Fairy-Tale-Inspired 'Gremlin Drones' Could Spy in Swarms

Artist's depiction of the gremlin drones.
An artist's depiction of what the small surveillance drones might look like. (Image credit: DARPA)

When the U.S. military needs a new idea for drone technology, it turns to an unlikely source for inspiration: old fairy tales.

The Defense Advanced Research Projects Agency (DARPA), which is responsible for developing new technologies for the military, recently announced its "gremlin" program, a drone design initiative. It aims to get swarms of small, autonomous robots high in the air where they can discreetly keep tabs on the enemy. The program is named for the "imaginary, mischievous imps that became the good luck charms of many British pilots during World War II," DARPA said.

Like their make-believe counterparts, DARPA's mechanical gremlins will reside inside of manned aircraft. Pilots will launch the drones as needed for intelligence, surveillance and reconnaissance-type missions, DARPA officials said. [7 Technologies That Transformed Warfare]

Small drones that can be launched by soldiers on the ground already exist, but DARPA's gremlins would be the first U.S. military drones to take off from and return to a piloted aircraft in flight. The agency announced last December that it is modifying planes typically used for other purposes, such as transporting troops, to serve as what DARPA Program Manager Dan Patt described as "aircraft carriers in the sky" for the swarming drones.

Repurposing existing aircraft for the gremlins' home base is part of an effort to keep the cost of the new program low, DARPA officials said. The agency also said it expects the drones to be made inexpensively, calling for designs with "low-cost, limited-life airframes." In other words, the drones need to be cheap, but not so cheap that they fall apart after one use.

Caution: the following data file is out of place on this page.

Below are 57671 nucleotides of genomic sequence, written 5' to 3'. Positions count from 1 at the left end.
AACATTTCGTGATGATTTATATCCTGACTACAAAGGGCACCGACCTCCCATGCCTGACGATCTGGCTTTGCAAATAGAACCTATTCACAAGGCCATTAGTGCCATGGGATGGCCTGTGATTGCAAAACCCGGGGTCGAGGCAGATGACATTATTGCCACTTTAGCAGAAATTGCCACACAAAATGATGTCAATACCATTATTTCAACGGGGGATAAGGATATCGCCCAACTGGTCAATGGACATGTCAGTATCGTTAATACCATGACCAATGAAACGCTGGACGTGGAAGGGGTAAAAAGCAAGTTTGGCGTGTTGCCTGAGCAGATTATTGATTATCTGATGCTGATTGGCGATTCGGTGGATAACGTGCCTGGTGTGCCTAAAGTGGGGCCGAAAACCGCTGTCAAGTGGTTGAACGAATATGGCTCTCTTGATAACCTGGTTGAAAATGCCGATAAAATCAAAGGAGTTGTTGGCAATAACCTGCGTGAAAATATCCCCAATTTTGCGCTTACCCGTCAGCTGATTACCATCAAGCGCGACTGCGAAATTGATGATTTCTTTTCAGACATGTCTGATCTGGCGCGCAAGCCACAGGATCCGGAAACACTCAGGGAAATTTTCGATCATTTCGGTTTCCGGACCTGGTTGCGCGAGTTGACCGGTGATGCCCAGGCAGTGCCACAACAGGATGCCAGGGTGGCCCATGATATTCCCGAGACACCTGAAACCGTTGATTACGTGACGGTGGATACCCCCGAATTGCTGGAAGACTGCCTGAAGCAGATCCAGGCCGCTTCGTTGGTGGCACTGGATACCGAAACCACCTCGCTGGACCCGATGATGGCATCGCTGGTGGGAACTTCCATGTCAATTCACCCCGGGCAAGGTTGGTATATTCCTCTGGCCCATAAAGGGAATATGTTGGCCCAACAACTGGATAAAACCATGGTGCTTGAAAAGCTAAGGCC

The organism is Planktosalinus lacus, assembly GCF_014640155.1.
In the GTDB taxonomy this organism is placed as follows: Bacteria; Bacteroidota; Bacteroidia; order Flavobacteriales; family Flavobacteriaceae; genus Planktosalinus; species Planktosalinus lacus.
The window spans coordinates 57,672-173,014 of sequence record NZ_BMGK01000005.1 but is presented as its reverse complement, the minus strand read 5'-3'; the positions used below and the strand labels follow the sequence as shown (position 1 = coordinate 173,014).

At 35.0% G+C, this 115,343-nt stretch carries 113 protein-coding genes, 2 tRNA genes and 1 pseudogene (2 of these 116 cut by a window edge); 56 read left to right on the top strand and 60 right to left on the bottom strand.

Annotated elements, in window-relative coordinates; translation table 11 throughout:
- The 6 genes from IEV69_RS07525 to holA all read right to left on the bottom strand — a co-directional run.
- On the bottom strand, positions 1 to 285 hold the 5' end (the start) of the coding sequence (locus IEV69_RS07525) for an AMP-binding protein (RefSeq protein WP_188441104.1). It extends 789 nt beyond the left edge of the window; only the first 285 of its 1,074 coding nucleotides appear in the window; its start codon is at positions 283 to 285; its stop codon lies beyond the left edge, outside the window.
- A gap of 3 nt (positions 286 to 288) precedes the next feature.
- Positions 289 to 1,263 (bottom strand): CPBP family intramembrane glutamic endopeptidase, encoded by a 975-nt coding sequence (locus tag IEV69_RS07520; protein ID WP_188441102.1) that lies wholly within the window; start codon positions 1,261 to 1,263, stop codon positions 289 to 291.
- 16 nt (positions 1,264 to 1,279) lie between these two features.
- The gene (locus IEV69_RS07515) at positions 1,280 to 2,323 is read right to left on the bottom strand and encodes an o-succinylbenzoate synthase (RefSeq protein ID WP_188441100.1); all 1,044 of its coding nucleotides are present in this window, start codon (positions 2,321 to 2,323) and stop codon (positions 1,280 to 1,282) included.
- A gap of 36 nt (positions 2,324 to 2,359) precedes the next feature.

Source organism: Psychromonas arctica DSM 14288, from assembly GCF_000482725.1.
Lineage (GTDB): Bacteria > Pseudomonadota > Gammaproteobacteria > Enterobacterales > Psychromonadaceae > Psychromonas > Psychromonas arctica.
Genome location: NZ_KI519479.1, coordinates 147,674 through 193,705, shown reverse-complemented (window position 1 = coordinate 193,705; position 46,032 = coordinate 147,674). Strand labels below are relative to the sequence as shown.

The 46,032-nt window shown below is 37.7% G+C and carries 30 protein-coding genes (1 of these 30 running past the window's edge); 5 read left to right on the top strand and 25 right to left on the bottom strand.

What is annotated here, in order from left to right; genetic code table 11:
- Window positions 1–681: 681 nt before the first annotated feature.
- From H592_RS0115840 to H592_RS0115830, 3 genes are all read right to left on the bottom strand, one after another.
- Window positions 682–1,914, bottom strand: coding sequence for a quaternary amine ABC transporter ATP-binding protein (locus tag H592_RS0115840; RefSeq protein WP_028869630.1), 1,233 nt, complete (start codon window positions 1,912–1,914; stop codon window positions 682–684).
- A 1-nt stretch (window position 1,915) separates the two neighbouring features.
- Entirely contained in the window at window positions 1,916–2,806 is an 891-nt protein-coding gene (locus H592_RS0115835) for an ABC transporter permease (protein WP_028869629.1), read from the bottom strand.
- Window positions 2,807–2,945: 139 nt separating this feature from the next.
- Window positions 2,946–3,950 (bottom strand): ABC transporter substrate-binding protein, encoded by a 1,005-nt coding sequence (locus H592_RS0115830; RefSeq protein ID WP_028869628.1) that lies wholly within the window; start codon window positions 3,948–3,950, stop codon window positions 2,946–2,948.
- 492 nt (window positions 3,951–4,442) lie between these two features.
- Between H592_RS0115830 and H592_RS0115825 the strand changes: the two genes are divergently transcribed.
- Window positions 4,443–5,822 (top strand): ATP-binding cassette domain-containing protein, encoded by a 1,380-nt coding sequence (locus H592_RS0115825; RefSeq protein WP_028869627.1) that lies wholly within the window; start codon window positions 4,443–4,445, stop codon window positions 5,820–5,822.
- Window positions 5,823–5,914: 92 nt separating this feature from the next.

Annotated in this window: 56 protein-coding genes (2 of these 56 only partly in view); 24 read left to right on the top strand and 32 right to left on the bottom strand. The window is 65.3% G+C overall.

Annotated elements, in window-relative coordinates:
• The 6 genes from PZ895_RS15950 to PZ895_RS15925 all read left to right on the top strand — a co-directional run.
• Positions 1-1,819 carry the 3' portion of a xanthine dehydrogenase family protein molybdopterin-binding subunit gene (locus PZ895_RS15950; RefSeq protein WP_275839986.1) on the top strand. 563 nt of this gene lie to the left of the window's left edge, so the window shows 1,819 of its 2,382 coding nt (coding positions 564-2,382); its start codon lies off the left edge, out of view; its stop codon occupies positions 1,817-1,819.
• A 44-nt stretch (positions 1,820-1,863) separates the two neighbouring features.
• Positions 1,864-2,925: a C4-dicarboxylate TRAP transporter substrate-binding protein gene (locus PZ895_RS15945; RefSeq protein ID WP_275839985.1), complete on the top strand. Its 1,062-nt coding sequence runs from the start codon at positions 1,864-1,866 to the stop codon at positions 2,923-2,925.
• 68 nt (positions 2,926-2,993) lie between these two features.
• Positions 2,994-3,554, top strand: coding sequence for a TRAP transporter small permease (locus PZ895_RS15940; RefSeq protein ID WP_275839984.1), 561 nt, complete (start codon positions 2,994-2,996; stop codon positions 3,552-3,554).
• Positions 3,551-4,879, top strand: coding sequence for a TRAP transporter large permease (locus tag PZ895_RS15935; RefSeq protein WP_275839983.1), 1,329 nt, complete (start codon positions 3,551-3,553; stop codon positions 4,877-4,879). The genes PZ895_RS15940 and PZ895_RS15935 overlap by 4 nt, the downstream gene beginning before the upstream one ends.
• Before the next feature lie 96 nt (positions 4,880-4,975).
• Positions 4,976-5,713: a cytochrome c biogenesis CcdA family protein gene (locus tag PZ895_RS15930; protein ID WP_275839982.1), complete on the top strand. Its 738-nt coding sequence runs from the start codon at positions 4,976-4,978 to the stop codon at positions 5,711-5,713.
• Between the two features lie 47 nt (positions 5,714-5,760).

"We wouldn't be discarding the entire airframe, engine, avionics and payload with every mission, as is done with missiles, but we also wouldn't have to carry the maintainability and operational-cost burdens of today's reusable systems, which are meant to stay in service for decades," Patt said in a statement.

In addition to being low cost and small enough to fit inside another plane, the gremlins need to be smart enough to keep their wits about them in the air without help from a pilot. This means they need to have high-tech tools on board, such as advanced flight-control and navigation systems.

The gremlin program, as well as the modification of manned gremlin "aircraft carriers," is part of a DARPA RFI, or request for information. A term borrowed from business jargon, RFIs are used across industries to gather a broad range of ideas about a specific product or process. Once all the ideas are submitted, the people in charge can pick and choose the ones they like best and apply them to the situation at hand.

In this case, DARPA will choose which drone design works best for the agency's gremlins. The department will also have to figure out the most cost-effective way to transform a transport plane into a gremlin clubhouse. And DARPA officials will have to find the best technology to get a bunch of little drones to coordinate their actions in the air.

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Elizabeth Peterson

Elizabeth is a former Live Science associate editor and current director of audience development at the Chamber of Commerce. She graduated with a bachelor of arts degree from George Washington University. Elizabeth has traveled throughout the Americas, studying political systems and indigenous cultures and teaching English to students of all ages.